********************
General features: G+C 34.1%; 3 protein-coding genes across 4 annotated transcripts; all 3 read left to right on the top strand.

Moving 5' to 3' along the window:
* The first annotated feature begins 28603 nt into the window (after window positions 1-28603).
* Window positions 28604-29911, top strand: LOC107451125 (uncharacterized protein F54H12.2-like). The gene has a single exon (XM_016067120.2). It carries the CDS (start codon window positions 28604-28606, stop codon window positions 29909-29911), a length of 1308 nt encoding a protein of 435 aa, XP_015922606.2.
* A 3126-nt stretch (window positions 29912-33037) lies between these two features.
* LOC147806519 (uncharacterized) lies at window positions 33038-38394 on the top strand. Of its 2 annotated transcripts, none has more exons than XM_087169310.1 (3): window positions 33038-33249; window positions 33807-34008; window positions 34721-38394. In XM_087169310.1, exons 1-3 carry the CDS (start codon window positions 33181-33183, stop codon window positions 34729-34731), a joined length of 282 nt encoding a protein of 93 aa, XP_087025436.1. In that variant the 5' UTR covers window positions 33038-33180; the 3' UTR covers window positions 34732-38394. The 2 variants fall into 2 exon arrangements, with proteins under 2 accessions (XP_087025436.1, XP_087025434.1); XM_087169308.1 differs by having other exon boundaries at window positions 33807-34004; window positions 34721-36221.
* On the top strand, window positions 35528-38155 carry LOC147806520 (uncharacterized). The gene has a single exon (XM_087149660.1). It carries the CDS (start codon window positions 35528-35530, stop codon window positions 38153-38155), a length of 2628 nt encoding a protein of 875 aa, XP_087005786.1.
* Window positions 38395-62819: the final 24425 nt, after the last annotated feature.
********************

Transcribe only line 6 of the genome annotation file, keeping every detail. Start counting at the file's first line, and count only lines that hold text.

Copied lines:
* LOC147806519 (uncharacterized) lies at window positions 33038-38394 on the top strand. Of its 2 annotated transcripts, none has more exons than XM_087169310.1 (3): window positions 33038-33249; window positions 33807-34008; window positions 34721-38394. In XM_087169310.1, exons 1-3 carry the CDS (start codon window positions 33181-33183, stop codon window positions 34729-34731), a joined length of 282 nt encoding a protein of 93 aa, XP_087025436.1. In that variant the 5' UTR covers window positions 33038-33180; the 3' UTR covers window positions 34732-38394. The 2 variants fall into 2 exon arrangements, with proteins under 2 accessions (XP_087025436.1, XP_087025434.1); XM_087169308.1 differs by having other exon boundaries at window positions 33807-34004; window positions 34721-36221.